Sleepless in St. Boniface; NHL lockout rankles Winnipeg

Sleepless in St. Boniface; NHL lockout rankles Winnipeg
By Jim Chliboyko

Many fans feel that Olli Jokinen, the rest of the players and the NHL collectively turned their backs on Winnipeg when they allowed the 2012-13 season to be shortened for purely financial reasons. Photo by Jim Chliboyko.

Many fans feel that Olli Jokinen, the rest of the players and the NHL collectively turned their backs on Winnipeg when they allowed the 2012-13 season to be shortened for purely financial reasons. Photo by Jim Chliboyko.

There’s a Twilight Zone story in here somewhere, submitted for your approval:

Picture, if you will, a city… a city that’s been abandoned, then embraced again, by the same organization that had previously abandoned it. The organization returns just long enough for the city to get a taste of its presence for one triumphant year, until the league… erm… self-destructs, the Martians’ book is actually a cookbook, the librarian at the end of the world sits on his own glasses and it turns out that the demon on the airplane wing is real! Or something twisty like that.

In short, Winnipeg loses the Jets in the ‘90s, the city waits a decade and a half for them to return, and then once they return, almost within the year there’s a league-wide NHL lockout. Especially since the former Moose (current Ice Caps) are still playing in Newfoundland. Unfair!

Okay, maybe it wouldn’t make Rod Serling’s shortlist, but the irony is there. In survivalist parlance, this is known as the “worst-case scenario.” If you had told someone that this was the fate of the Jets in the autumn of 2012, as well as the rest of the league, said person would have laughed, then punched you, being careful not to get blood on their Pavelec-autographed jersey. And like most worst-case scenarios, this one was entirely avoidable, totally regrettable and has left a trail of damage in its wake. In this case, it’s mostly been economic damage.

More after the jump.

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The bar with the gross name (4play) just across the street from the MTS Centre has closed and is turning into something called a supper club. Other bars, restaurants and services across the city, the ones that sank money into things like party buses, noted losses across the board. People, we’re told, lost their jobs, like so many in the cities represented by NHL teams. Meanwhile, the arts organizations that realized a bit of a dip in their profits during the winter of 2011-12 (which some attributed to the newfound presence of the Jets), hadn’t benefitted from any rebound in their fortunes, either. Winnipeggers, it seemed, had been sulking in their bedrooms all autumn.

Or, rather, Winnipeg was like Cliff Robertson in Charlie (or Flowers for Algernon), a formerly Forrest Gump-y “developmentally delayed” patient who was given a drug that made him feel smart and super-alive, only to witness and be smart enough to notice the effects of the drug wearing off. This showed itself many aspects of city life. (See also de Niro, Robert, in Awakenings.)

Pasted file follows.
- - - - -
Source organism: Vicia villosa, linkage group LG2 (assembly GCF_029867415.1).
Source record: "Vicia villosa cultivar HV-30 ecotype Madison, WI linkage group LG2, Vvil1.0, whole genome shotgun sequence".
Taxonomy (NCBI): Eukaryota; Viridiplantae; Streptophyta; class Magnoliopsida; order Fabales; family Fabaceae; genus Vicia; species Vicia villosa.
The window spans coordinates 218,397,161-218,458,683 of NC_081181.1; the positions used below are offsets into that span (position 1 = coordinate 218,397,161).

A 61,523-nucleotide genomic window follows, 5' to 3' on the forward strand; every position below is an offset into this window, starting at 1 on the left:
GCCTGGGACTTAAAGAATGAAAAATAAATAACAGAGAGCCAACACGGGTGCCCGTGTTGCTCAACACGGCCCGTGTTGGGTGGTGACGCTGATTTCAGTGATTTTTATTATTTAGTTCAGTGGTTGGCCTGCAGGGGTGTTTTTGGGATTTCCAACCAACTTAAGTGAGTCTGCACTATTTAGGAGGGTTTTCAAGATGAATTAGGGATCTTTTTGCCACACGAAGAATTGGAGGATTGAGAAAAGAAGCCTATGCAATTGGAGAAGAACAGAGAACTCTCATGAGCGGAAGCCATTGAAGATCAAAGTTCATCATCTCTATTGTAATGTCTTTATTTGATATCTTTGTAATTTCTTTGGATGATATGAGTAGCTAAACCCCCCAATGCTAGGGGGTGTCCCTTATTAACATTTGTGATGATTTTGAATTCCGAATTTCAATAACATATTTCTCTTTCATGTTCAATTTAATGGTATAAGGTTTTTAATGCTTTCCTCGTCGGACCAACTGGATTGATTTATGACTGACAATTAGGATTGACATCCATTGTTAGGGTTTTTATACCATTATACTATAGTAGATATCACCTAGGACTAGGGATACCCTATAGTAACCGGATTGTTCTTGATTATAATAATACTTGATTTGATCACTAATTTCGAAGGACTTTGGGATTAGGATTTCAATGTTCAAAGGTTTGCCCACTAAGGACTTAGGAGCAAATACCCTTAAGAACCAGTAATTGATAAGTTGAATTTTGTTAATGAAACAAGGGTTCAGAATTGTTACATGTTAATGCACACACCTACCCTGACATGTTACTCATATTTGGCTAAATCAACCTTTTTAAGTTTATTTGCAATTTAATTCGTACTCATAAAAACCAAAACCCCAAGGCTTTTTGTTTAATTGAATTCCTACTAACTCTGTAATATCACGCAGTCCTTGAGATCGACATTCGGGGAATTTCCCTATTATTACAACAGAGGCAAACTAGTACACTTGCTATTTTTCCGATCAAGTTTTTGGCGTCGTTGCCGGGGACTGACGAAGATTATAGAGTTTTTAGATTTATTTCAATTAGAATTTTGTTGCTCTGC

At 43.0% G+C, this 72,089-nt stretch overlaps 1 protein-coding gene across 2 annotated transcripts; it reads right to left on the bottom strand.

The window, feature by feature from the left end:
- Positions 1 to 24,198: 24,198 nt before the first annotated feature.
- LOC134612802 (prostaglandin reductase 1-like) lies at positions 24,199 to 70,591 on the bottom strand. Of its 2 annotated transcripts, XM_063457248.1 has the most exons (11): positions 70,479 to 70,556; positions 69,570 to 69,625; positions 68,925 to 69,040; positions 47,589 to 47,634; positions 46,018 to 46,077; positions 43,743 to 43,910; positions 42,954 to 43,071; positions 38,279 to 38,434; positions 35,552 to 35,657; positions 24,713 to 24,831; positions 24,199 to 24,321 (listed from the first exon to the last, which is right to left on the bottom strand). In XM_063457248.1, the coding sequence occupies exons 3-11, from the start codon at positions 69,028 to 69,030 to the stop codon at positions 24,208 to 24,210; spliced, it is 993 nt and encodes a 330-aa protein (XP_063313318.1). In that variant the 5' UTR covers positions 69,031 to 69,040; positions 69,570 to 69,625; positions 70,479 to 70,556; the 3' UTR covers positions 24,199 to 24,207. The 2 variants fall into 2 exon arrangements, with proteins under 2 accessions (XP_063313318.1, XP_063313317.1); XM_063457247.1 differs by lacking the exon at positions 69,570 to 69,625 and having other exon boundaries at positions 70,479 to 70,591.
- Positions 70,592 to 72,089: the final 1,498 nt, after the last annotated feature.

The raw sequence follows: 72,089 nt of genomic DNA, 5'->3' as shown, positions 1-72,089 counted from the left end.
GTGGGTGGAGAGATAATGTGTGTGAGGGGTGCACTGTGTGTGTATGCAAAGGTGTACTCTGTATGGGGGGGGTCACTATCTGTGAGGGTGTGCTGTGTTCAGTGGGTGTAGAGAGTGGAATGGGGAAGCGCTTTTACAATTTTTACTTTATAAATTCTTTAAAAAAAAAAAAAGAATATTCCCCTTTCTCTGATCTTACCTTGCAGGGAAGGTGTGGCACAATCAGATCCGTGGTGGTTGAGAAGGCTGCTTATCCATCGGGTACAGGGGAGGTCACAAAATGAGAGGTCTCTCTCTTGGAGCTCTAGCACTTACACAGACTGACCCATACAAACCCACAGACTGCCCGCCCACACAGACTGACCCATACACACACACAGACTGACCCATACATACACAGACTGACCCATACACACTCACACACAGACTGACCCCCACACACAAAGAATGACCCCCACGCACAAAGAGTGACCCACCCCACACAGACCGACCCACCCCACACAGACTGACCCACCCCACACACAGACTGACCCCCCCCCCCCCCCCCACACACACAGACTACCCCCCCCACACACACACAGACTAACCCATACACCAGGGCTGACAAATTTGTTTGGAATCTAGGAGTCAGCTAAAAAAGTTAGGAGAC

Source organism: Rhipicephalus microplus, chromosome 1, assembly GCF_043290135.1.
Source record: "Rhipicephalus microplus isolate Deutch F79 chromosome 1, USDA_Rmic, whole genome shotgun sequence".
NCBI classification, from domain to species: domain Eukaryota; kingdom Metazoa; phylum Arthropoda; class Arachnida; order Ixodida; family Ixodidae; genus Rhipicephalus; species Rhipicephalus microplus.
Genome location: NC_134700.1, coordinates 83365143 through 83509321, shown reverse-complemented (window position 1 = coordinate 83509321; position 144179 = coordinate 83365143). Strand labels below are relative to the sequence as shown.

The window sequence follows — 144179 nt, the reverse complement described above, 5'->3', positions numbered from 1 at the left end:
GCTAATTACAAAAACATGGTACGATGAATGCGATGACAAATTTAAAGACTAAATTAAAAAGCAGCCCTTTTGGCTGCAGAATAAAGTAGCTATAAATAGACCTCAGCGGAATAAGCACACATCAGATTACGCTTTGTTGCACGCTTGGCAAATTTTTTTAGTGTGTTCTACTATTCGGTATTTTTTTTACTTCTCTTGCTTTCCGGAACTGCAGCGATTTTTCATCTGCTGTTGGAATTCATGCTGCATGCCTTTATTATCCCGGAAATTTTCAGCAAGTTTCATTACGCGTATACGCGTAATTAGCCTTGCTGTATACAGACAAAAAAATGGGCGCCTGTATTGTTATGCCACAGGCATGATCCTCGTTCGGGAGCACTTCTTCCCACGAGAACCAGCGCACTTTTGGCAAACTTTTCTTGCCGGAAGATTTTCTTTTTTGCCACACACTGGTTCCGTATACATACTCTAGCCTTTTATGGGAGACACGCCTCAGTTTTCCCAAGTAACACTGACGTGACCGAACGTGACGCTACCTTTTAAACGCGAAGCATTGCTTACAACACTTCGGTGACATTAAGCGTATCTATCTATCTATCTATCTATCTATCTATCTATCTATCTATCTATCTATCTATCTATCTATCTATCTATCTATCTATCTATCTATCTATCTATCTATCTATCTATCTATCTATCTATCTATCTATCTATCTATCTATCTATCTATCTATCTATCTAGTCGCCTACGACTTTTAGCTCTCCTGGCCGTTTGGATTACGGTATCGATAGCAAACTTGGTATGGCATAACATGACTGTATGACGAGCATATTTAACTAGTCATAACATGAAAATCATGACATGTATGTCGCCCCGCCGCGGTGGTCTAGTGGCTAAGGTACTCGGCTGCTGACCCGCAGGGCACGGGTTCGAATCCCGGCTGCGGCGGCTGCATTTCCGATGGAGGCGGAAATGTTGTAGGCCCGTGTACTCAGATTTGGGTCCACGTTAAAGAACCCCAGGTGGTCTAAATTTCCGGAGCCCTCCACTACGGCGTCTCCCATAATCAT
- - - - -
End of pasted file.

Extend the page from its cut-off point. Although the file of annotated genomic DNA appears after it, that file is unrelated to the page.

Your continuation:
Photo unceremoniously borrowed from the Winnipeg Sun: Winnipeg Jets fans Nelson (right) and Doug Quara show off their tickets before the NHL Winnipeg Jets inaugural game against the Montreal Canadiens in Winnipeg, October 9, 2011. REUTERS/Fred Greenslade

Photo unceremoniously borrowed from the Winnipeg Sun: Winnipeg Jets fans Nelson (right) and Doug Quara show off their tickets before the NHL Winnipeg Jets inaugural game against the Montreal Canadiens in Winnipeg, October 9, 2011. REUTERS/Fred Greenslade

For instance, the town’s sports media landscape had improved quite a bit since the Jets returned with the presence of TSN 1290, Winnipeg’s new all-sports radio station. 1290 used to be known as CFRW, and played tired old hits of the ‘60s, ‘70s, ‘80s and ‘90s. On the AM dial. Which is sort of like watching an Imax movie on a Viewfinder. Your grandmother used to listen to it. But in the fall of 2010, six months before the Jets returned, the station very quietly became the town’s only all-sports radio station. It didn’t have too much of an identity at first, playing a lot of syndicated stuff (Jim Rome, etc.) out of the States, shows during which  the hosts and guests talked a lot about things like college football and some sport they called basketball.

The station slowly improved after the Jets returned, with the emergence of local on-air talent, and locally produced shows, like The Illegal Curve Hockey Show, which consisted of the three Jewish guys trashing each other, and ruminating about the minutae of hockey, for three whole hours every Saturday afternoon. But, with the Jets gone, the commentators resorted to talking about basketball (of all things) and otherwise sounding like Eeyore after Piglet’s home had been demolished.